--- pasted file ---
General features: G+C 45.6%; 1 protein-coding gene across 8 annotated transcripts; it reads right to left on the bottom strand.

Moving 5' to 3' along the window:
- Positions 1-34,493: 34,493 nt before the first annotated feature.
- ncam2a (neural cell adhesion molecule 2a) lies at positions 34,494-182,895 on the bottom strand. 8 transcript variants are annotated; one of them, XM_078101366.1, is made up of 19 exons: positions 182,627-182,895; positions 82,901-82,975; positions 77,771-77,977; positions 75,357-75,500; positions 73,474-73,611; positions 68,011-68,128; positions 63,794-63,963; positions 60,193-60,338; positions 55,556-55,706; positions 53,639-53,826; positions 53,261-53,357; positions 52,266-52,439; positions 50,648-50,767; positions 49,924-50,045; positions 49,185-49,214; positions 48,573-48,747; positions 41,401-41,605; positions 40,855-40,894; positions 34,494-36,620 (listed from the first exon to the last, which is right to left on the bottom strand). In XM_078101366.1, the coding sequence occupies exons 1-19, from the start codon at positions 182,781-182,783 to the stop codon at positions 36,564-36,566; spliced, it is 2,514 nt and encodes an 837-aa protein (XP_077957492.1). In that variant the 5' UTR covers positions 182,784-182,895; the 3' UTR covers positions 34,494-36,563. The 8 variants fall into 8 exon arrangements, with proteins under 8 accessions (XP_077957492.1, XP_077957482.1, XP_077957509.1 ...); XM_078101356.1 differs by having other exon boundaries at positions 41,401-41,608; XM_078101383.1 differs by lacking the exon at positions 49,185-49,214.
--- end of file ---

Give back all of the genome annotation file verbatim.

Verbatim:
General features: G+C 45.6%; 1 protein-coding gene across 8 annotated transcripts; it reads right to left on the bottom strand.

Moving 5' to 3' along the window:
- Positions 1-34,493: 34,493 nt before the first annotated feature.
- ncam2a (neural cell adhesion molecule 2a) lies at positions 34,494-182,895 on the bottom strand. 8 transcript variants are annotated; one of them, XM_078101366.1, is made up of 19 exons: positions 182,627-182,895; positions 82,901-82,975; positions 77,771-77,977; positions 75,357-75,500; positions 73,474-73,611; positions 68,011-68,128; positions 63,794-63,963; positions 60,193-60,338; positions 55,556-55,706; positions 53,639-53,826; positions 53,261-53,357; positions 52,266-52,439; positions 50,648-50,767; positions 49,924-50,045; positions 49,185-49,214; positions 48,573-48,747; positions 41,401-41,605; positions 40,855-40,894; positions 34,494-36,620 (listed from the first exon to the last, which is right to left on the bottom strand). In XM_078101366.1, the coding sequence occupies exons 1-19, from the start codon at positions 182,781-182,783 to the stop codon at positions 36,564-36,566; spliced, it is 2,514 nt and encodes an 837-aa protein (XP_077957492.1). In that variant the 5' UTR covers positions 182,784-182,895; the 3' UTR covers positions 34,494-36,563. The 8 variants fall into 8 exon arrangements, with proteins under 8 accessions (XP_077957492.1, XP_077957482.1, XP_077957509.1 ...); XM_078101356.1 differs by having other exon boundaries at positions 41,401-41,608; XM_078101383.1 differs by lacking the exon at positions 49,185-49,214.